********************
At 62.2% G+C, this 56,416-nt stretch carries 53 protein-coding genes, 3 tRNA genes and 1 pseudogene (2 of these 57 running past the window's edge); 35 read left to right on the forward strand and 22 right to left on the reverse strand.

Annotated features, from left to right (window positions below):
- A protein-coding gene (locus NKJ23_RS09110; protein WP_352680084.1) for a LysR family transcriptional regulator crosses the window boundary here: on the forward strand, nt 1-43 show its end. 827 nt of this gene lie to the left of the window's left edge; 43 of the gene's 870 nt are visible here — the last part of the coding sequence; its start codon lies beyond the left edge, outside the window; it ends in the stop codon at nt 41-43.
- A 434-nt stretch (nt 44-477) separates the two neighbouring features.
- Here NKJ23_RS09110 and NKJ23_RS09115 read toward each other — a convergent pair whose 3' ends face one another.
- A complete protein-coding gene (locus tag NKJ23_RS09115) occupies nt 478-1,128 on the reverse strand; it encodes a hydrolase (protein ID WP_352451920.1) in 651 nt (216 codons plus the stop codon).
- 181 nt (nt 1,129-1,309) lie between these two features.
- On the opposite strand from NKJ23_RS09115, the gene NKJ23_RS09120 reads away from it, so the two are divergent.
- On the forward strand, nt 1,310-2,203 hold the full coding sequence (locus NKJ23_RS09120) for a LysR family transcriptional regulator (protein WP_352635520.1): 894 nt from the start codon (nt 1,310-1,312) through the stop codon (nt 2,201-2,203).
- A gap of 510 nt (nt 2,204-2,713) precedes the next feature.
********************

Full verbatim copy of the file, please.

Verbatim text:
At 62.2% G+C, this 56,416-nt stretch carries 53 protein-coding genes, 3 tRNA genes and 1 pseudogene (2 of these 57 running past the window's edge); 35 read left to right on the forward strand and 22 right to left on the reverse strand.

Annotated features, from left to right (window positions below):
- A protein-coding gene (locus NKJ23_RS09110; protein WP_352680084.1) for a LysR family transcriptional regulator crosses the window boundary here: on the forward strand, nt 1-43 show its end. 827 nt of this gene lie to the left of the window's left edge; 43 of the gene's 870 nt are visible here — the last part of the coding sequence; its start codon lies beyond the left edge, outside the window; it ends in the stop codon at nt 41-43.
- A 434-nt stretch (nt 44-477) separates the two neighbouring features.
- Here NKJ23_RS09110 and NKJ23_RS09115 read toward each other — a convergent pair whose 3' ends face one another.
- A complete protein-coding gene (locus tag NKJ23_RS09115) occupies nt 478-1,128 on the reverse strand; it encodes a hydrolase (protein ID WP_352451920.1) in 651 nt (216 codons plus the stop codon).
- 181 nt (nt 1,129-1,309) lie between these two features.
- On the opposite strand from NKJ23_RS09115, the gene NKJ23_RS09120 reads away from it, so the two are divergent.
- On the forward strand, nt 1,310-2,203 hold the full coding sequence (locus NKJ23_RS09120) for a LysR family transcriptional regulator (protein WP_352635520.1): 894 nt from the start codon (nt 1,310-1,312) through the stop codon (nt 2,201-2,203).
- A gap of 510 nt (nt 2,204-2,713) precedes the next feature.